• Walking along New Orleans’ riverside is one of the best ways to discover the city © Dwight Nadig/Getty Images.

    Did you know…

    New Orleans is often referred to as the Crescent City because of the distinctive curve of the Mississippi River that runs right through it.

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19:00 – Catch of the day

Adolfo’s offers the most romantic European-style café ambiance in the city, above the endearingly crusty Blues music club The Apple Barrel. Top any of Adolfo’s fish-of-the-day specials with the restaurant’s signature crabmeat and shrimp ‘Ocean Sauce’, and you’ll leave happy.

21:00 – To market

The Frenchmen Art Market comes alive after dark, featuring original artwork by many of the city’s best independent creators, including locals like abstract figure painter Tony Nozero, and (Time) and former (Newsweek) photographer Andy Levine. You won’t find a better place for unique, affordable souvenir shopping.

22:00 – Music, man

Frenchmen Street hosts about a dozen music clubs within three blocks. Modern jazz fans swear by Snug Harbor Jazz Bistro. Or start your after-dinner Frenchmen Street club-hopping at DBA, whose Saturday night dance-card features the best in local R’n’B, Blues and funk.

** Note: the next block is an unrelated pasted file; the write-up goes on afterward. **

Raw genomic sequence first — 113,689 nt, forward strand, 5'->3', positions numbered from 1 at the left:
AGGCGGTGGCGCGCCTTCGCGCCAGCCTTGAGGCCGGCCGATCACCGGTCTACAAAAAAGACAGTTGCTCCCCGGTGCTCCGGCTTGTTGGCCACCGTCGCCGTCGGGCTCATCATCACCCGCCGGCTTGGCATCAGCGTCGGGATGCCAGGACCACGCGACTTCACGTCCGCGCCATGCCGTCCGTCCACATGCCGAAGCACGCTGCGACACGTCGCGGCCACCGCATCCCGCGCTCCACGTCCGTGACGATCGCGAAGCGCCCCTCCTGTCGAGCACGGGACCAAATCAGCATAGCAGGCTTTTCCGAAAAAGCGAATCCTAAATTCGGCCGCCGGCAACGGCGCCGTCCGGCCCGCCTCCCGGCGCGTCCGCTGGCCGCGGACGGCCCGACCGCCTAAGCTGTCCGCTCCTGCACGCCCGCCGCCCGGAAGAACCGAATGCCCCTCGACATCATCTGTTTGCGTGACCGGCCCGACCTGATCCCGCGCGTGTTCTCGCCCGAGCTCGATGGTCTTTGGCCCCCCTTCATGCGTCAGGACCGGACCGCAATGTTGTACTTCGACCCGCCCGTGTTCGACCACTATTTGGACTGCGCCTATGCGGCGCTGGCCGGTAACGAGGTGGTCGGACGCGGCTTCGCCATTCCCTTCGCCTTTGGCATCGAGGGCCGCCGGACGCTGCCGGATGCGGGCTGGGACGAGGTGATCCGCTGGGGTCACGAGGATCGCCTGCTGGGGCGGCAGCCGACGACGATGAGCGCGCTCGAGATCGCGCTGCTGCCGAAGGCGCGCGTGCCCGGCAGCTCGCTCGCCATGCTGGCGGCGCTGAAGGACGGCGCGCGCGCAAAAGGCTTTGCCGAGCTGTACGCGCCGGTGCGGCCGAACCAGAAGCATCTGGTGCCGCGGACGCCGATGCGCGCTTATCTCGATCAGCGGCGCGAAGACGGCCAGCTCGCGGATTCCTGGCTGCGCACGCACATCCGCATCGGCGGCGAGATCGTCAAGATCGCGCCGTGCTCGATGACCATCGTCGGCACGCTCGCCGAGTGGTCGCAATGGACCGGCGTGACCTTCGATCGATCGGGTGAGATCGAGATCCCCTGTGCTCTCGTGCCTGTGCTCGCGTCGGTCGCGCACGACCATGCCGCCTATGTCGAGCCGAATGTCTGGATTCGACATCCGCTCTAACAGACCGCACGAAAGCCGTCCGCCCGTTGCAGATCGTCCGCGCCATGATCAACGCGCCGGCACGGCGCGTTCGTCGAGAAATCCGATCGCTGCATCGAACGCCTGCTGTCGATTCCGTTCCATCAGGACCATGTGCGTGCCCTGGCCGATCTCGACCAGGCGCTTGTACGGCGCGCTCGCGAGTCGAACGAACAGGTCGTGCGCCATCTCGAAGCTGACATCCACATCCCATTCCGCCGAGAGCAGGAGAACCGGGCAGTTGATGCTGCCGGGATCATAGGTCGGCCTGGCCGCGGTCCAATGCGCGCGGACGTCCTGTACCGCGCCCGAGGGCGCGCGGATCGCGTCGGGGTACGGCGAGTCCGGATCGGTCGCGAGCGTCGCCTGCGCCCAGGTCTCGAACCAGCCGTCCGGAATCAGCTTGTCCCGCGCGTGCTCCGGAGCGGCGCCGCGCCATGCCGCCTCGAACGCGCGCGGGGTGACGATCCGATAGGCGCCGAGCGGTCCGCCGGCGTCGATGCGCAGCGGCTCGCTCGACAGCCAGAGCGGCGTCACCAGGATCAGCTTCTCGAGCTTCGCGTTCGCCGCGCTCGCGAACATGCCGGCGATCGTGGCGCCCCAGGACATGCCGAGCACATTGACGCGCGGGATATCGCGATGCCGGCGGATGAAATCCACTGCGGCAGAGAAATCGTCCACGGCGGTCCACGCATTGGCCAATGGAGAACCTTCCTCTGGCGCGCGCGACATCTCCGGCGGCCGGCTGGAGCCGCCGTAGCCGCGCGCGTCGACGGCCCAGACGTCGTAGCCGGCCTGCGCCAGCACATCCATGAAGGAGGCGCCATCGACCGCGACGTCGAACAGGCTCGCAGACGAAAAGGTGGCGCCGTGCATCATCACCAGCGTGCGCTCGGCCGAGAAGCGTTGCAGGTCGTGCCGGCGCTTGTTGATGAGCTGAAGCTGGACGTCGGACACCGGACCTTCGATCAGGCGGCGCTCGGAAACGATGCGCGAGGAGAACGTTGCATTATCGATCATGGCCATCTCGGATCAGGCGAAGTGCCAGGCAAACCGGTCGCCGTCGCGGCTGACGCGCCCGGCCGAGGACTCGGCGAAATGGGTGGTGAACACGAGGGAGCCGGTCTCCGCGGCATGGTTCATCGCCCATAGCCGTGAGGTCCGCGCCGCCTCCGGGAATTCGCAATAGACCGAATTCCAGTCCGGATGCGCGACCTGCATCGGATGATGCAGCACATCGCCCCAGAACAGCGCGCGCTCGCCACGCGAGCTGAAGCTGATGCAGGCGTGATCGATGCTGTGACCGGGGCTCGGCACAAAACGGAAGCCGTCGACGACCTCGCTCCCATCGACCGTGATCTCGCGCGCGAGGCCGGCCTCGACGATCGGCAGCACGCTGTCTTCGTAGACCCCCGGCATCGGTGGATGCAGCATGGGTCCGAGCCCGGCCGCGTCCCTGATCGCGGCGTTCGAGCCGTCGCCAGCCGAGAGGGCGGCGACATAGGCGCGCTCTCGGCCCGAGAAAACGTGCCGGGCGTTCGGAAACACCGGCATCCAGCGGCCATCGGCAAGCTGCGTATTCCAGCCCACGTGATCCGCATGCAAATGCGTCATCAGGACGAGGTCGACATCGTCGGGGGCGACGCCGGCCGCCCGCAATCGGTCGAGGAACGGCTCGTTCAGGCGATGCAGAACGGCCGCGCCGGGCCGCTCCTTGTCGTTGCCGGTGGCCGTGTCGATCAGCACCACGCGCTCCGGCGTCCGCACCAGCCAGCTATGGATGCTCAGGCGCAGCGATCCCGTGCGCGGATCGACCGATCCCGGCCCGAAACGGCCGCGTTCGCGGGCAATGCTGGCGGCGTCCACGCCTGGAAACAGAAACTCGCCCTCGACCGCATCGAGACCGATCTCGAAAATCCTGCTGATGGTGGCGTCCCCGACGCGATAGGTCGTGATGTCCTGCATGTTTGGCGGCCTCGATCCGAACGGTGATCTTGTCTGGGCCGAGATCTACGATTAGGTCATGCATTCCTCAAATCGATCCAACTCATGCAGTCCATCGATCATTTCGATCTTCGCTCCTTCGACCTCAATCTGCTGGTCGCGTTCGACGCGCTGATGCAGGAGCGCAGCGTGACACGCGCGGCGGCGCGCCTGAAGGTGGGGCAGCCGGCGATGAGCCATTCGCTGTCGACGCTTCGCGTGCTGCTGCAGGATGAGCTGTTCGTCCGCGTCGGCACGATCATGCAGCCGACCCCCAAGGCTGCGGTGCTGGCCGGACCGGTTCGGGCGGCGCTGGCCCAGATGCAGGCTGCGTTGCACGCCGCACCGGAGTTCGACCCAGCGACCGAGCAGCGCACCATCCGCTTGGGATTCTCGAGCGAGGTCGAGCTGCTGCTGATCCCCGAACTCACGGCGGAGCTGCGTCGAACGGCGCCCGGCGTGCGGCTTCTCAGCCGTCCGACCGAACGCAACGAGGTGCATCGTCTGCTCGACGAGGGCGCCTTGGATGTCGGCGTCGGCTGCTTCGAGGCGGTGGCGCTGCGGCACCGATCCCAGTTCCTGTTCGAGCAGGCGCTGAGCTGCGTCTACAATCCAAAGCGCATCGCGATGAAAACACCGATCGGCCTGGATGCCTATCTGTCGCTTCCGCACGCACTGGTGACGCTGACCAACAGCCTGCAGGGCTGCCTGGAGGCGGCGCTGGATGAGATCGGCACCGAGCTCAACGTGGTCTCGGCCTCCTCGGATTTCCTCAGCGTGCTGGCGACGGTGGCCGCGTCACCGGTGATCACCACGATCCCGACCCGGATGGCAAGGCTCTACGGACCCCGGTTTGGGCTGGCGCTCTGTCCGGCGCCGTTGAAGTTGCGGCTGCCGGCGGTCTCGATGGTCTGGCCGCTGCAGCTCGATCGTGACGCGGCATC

01:00 – Night owl

It may seem late, but inside Mimi’s in the Marigny, 01:00 looks like happy hour. Mimi’s kitchen, which usually makes exquisite tapas, might be closed at this hour – but then again, it might not. The jukebox here will always clue you in to some of New Orleans’ best rock ’n’ roll bands, and you will definitely meet some friendly people to dance with.

Day 3

10:00 – Brunch bunch

Sunday brunch at Bywater’s The Country Club has excellent post-party southern comfort food and bottomless mimosas. For a few dollars extra, you can rinse away last night’s debauchery in the Country Club’s gorgeous pool and sauna.

15:00 – On tour

Spend the afternoon seeing the best of NOLA’S sights with your feet up – on a City Sightseeing New Orleans Hop-On Hop-Off Bus Tour through the fancy Garden District – there’s a good chance one of Magazine Street’s many shops will tempt you. If you’re still feeling adventurous, embark on an eerie tour of the lavish Uptown area, where vampire author Anne Rice once lived, is a must.

14:00 – Snappy happy

Widely regarded as the best spot in the city from which to experience the Mississippi, ‘The Fly’ – the waterfront portion of Audubon Park, tucked behind Audubon Zoo – will provide you with a gorgeous snapshot to remind you of the last 48 hours in New Orleans.